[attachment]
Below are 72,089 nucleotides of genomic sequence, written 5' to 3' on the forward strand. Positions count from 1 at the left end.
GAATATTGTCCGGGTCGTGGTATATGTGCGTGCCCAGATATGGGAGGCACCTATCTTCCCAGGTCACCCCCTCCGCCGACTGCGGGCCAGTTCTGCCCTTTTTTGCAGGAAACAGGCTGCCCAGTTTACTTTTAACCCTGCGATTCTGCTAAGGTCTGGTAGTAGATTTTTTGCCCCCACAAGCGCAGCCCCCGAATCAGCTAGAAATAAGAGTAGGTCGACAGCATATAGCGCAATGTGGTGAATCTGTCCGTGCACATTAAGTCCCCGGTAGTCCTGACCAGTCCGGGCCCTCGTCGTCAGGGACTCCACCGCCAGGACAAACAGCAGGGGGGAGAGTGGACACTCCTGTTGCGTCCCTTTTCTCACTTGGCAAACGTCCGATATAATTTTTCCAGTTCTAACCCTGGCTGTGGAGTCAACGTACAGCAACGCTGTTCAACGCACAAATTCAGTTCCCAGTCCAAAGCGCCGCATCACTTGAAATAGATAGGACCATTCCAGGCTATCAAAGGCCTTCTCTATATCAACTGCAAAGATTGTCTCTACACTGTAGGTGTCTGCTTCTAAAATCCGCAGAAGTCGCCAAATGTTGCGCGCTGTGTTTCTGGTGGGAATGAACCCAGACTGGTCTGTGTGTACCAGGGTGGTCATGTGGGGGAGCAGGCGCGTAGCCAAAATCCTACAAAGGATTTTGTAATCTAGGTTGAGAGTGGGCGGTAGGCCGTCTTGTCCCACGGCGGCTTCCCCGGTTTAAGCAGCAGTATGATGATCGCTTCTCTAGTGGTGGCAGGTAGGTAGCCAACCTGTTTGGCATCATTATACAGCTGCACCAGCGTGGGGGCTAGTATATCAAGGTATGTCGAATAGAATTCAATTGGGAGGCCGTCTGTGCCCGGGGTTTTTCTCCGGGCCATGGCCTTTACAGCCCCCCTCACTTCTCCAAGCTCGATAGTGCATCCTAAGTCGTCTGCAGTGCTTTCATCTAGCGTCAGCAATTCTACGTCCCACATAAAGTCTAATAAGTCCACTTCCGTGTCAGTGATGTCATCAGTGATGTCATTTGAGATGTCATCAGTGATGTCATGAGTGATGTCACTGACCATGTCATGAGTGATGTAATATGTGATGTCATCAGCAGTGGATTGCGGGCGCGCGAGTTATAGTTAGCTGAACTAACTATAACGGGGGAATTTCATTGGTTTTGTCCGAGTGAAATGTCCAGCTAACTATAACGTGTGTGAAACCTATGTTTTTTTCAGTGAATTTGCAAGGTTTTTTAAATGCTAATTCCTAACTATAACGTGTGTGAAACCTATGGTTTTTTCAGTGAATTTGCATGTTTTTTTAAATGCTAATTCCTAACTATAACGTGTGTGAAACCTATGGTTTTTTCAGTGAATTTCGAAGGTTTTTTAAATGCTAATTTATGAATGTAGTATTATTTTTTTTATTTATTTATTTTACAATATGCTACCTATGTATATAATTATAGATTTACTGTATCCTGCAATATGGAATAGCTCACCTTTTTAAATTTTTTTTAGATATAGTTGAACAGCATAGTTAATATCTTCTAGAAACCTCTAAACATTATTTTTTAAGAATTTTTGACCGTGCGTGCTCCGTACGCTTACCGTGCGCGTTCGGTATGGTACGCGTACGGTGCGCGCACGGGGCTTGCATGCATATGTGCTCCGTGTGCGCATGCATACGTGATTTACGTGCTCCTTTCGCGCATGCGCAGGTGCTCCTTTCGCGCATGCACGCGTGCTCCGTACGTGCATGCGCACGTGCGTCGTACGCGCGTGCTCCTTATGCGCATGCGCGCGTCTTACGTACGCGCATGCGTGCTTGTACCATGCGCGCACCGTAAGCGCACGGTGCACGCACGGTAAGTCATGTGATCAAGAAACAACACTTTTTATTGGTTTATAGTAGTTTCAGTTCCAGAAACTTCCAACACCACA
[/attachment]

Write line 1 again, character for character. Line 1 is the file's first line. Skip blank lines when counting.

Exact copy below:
Below are 72,089 nucleotides of genomic sequence, written 5' to 3' on the forward strand. Positions count from 1 at the left end.